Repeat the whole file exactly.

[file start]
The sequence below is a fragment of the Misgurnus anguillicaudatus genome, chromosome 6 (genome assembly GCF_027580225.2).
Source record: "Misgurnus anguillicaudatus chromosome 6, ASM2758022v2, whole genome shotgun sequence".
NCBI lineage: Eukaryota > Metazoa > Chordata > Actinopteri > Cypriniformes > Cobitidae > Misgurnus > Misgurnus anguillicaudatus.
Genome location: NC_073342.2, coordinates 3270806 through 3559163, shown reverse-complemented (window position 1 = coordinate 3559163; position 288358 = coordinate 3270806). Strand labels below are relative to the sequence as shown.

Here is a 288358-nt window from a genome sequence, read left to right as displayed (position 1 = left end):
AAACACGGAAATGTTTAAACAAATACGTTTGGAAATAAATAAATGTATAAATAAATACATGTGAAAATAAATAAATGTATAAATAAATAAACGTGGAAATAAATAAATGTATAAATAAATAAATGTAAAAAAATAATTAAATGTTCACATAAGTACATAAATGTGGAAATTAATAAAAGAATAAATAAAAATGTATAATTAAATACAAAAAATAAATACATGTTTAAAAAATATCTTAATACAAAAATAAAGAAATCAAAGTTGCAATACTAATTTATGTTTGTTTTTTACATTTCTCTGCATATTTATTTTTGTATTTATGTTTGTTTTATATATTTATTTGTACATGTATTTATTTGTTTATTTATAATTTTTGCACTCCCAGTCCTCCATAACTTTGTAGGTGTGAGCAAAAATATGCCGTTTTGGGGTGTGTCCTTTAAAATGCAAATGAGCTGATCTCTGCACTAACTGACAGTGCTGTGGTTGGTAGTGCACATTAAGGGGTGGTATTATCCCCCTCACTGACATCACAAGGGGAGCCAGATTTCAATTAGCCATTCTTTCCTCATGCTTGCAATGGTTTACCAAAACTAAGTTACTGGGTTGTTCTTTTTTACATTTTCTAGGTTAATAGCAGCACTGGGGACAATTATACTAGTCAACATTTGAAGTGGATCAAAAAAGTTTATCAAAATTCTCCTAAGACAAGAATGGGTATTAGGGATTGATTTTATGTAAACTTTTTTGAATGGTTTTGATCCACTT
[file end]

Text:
The sequence below is a fragment of the Misgurnus anguillicaudatus genome, chromosome 6 (genome assembly GCF_027580225.2).
Source record: "Misgurnus anguillicaudatus chromosome 6, ASM2758022v2, whole genome shotgun sequence".
NCBI lineage: Eukaryota > Metazoa > Chordata > Actinopteri > Cypriniformes > Cobitidae > Misgurnus > Misgurnus anguillicaudatus.
Genome location: NC_073342.2, coordinates 3270806 through 3559163, shown reverse-complemented (window position 1 = coordinate 3559163; position 288358 = coordinate 3270806). Strand labels below are relative to the sequence as shown.

Here is a 288358-nt window from a genome sequence, read left to right as displayed (position 1 = left end):
AAACACGGAAATGTTTAAACAAATACGTTTGGAAATAAATAAATGTATAAATAAATACATGTGAAAATAAATAAATGTATAAATAAATAAACGTGGAAATAAATAAATGTATAAATAAATAAATGTAAAAAAATAATTAAATGTTCACATAAGTACATAAATGTGGAAATTAATAAAAGAATAAATAAAAATGTATAATTAAATACAAAAAATAAATACATGTTTAAAAAATATCTTAATACAAAAATAAAGAAATCAAAGTTGCAATACTAATTTATGTTTGTTTTTTACATTTCTCTGCATATTTATTTTTGTATTTATGTTTGTTTTATATATTTATTTGTACATGTATTTATTTGTTTATTTATAATTTTTGCACTCCCAGTCCTCCATAACTTTGTAGGTGTGAGCAAAAATATGCCGTTTTGGGGTGTGTCCTTTAAAATGCAAATGAGCTGATCTCTGCACTAACTGACAGTGCTGTGGTTGGTAGTGCACATTAAGGGGTGGTATTATCCCCCTCACTGACATCACAAGGGGAGCCAGATTTCAATTAGCCATTCTTTCCTCATGCTTGCAATGGTTTACCAAAACTAAGTTACTGGGTTGTTCTTTTTTACATTTTCTAGGTTAATAGCAGCACTGGGGACAATTATACTAGTCAACATTTGAAGTGGATCAAAAAAGTTTATCAAAATTCTCCTAAGACAAGAATGGGTATTAGGGATTGATTTTATGTAAACTTTTTTGAATGGTTTTGATCCACTT